>       year. Additionally, the MPAA took down YIFY and
>       Popcorn Time. Then
>       news got out that the Dutch Release Team, an
>       uploading collective,
>       made a legal settlement with anti-piracy group
>       BREIN.
>       While it might look like torrenters are are still
>       fighting this
>       battle, Sunde claims that the reality is more
>       definitive: "We have
>       already lost."
>       Back in 2003 Peter Sunde, together with Fredrik Neij
>       and Gottfrid
>       Svartholm, started The Pirate Bay, a website that
>       would become the
>       biggest and most famous file-sharing website in the
>       world. In 2009,
>       the three founders were convicted of "assisting
>       [others] in copyright
>       infringement" in a highly controversial trial.
>       Sunde was incarcerated in 2014 and released a year
>       later. After his
>       time in jail he started blogging about the
>       centralization of power by
>       the European Union; ran as a candidate for the
>       Finnish Pirate Party
>       during the elections to the European Parliament; and
>       founded Flattr, a
>       micro donation system for software developers.
>       I wanted to speak with Sunde about the current state
>       of the free and
>       open internet, but this conversation quickly changed
>       into an
>       ideological exchange about society and capitalism --
>       which is,
>       according to Sunde, the real problem.
>       The following interview has been edited for clarity
>       and length.
>       **MOTHERBOARD: Hey Peter, I was planning on asking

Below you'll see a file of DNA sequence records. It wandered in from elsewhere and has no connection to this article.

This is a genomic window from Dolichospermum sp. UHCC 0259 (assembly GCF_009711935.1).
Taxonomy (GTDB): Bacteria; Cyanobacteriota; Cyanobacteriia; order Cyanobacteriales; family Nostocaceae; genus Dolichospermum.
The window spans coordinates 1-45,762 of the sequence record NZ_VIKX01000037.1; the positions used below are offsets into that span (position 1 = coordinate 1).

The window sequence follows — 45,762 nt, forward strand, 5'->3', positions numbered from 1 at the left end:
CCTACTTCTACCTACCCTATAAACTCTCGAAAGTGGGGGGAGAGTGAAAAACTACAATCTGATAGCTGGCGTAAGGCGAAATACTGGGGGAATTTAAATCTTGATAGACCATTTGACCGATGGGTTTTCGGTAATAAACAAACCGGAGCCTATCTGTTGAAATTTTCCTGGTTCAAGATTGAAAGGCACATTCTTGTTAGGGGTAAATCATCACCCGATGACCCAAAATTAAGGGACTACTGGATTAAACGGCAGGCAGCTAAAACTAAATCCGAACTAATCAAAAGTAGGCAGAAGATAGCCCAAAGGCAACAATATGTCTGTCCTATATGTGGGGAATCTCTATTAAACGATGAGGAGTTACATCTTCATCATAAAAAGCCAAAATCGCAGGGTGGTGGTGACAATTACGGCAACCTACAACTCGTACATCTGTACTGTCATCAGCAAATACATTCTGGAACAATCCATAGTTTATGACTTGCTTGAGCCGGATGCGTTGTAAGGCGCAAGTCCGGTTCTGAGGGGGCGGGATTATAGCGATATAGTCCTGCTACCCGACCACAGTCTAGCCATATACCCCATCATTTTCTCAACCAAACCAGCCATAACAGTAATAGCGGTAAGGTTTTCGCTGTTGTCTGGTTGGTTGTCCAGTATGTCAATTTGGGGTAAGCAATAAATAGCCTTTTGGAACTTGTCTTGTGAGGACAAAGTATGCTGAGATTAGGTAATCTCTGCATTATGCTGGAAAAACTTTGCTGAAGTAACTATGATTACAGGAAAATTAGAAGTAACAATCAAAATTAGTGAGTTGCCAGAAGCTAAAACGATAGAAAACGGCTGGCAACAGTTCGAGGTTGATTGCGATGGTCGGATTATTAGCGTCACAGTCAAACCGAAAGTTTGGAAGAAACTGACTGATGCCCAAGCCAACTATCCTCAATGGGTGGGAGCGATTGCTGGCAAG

>       you if things are
>       going well, but you made it pretty clear that that
>       isn't the case.**
>       Peter Sunde: No, I don't see any good happening.
>       People are too easy
>       to content with things.
>       Take the net neutrality law in Europe. It's
>       terrible, but people are
>       happy and go like "it could be worse." That is
>       absolutely not the
>       right attitude. Facebook brings the internet to
>       Africa and poor
>       countries, but they're only giving limited access to
>       their own
>       services and make money off of poor people. And
>       getting government
>       grants to do that, because they do PR well.
>       Finland actually made internet access a human right
>       a while back. That
>       was a clever thing of Finland. But that's like the
>       only positive thing
>       I have seen in any country anywhere in the world
>       regarding the
>       internet
>       **So, how bad is the state of the open internet?**
>       Well, we don't have an open internet. We haven't had